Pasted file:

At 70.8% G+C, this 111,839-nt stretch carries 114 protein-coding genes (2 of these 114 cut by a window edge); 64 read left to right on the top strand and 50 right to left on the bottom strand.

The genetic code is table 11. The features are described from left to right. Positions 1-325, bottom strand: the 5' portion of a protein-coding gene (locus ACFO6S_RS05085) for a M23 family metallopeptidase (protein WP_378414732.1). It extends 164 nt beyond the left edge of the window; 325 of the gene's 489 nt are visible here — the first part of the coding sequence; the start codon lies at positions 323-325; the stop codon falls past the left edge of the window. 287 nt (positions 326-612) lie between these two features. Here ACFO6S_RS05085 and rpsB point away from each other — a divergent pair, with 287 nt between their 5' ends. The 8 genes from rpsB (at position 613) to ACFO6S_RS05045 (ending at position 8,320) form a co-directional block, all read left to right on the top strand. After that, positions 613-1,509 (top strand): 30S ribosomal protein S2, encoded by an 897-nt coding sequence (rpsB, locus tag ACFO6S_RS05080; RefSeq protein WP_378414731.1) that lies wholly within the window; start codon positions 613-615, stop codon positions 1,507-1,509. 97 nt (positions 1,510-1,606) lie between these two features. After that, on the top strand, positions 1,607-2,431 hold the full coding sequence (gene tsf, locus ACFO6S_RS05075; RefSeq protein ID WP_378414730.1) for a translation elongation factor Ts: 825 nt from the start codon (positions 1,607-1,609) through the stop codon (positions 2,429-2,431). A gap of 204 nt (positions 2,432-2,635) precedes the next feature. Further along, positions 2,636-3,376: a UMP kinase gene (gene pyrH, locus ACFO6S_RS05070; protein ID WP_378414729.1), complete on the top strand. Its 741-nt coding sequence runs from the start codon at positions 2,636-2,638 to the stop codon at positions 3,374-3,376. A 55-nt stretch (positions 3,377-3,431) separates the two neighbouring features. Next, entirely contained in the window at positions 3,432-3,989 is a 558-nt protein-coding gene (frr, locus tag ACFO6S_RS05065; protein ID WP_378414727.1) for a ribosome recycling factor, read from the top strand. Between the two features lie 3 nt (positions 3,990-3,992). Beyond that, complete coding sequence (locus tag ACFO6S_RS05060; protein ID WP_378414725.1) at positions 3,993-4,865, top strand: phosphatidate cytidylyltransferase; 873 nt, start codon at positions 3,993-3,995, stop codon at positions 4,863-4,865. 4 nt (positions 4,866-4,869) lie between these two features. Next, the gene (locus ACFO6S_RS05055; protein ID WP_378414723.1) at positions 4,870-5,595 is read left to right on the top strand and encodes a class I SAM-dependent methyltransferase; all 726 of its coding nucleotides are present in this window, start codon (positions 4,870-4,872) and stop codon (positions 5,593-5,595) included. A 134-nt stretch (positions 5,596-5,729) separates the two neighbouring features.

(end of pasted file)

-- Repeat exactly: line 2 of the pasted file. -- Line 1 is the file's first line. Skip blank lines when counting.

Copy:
The genetic code is table 11. The features are described from left to right. Positions 1-325, bottom strand: the 5' portion of a protein-coding gene (locus ACFO6S_RS05085) for a M23 family metallopeptidase (protein WP_378414732.1). It extends 164 nt beyond the left edge of the window; 325 of the gene's 489 nt are visible here — the first part of the coding sequence; the start codon lies at positions 323-325; the stop codon falls past the left edge of the window. 287 nt (positions 326-612) lie between these two features. Here ACFO6S_RS05085 and rpsB point away from each other — a divergent pair, with 287 nt between their 5' ends. The 8 genes from rpsB (at position 613) to ACFO6S_RS05045 (ending at position 8,320) form a co-directional block, all read left to right on the top strand. After that, positions 613-1,509 (top strand): 30S ribosomal protein S2, encoded by an 897-nt coding sequence (rpsB, locus tag ACFO6S_RS05080; RefSeq protein WP_378414731.1) that lies wholly within the window; start codon positions 613-615, stop codon positions 1,507-1,509. 97 nt (positions 1,510-1,606) lie between these two features. After that, on the top strand, positions 1,607-2,431 hold the full coding sequence (gene tsf, locus ACFO6S_RS05075; RefSeq protein ID WP_378414730.1) for a translation elongation factor Ts: 825 nt from the start codon (positions 1,607-1,609) through the stop codon (positions 2,429-2,431). A gap of 204 nt (positions 2,432-2,635) precedes the next feature. Further along, positions 2,636-3,376: a UMP kinase gene (gene pyrH, locus ACFO6S_RS05070; protein ID WP_378414729.1), complete on the top strand. Its 741-nt coding sequence runs from the start codon at positions 2,636-2,638 to the stop codon at positions 3,374-3,376. A 55-nt stretch (positions 3,377-3,431) separates the two neighbouring features. Next, entirely contained in the window at positions 3,432-3,989 is a 558-nt protein-coding gene (frr, locus tag ACFO6S_RS05065; protein ID WP_378414727.1) for a ribosome recycling factor, read from the top strand. Between the two features lie 3 nt (positions 3,990-3,992). Beyond that, complete coding sequence (locus tag ACFO6S_RS05060; protein ID WP_378414725.1) at positions 3,993-4,865, top strand: phosphatidate cytidylyltransferase; 873 nt, start codon at positions 3,993-3,995, stop codon at positions 4,863-4,865. 4 nt (positions 4,866-4,869) lie between these two features. Next, the gene (locus ACFO6S_RS05055; protein ID WP_378414723.1) at positions 4,870-5,595 is read left to right on the top strand and encodes a class I SAM-dependent methyltransferase; all 726 of its coding nucleotides are present in this window, start codon (positions 4,870-4,872) and stop codon (positions 5,593-5,595) included. A 134-nt stretch (positions 5,596-5,729) separates the two neighbouring features.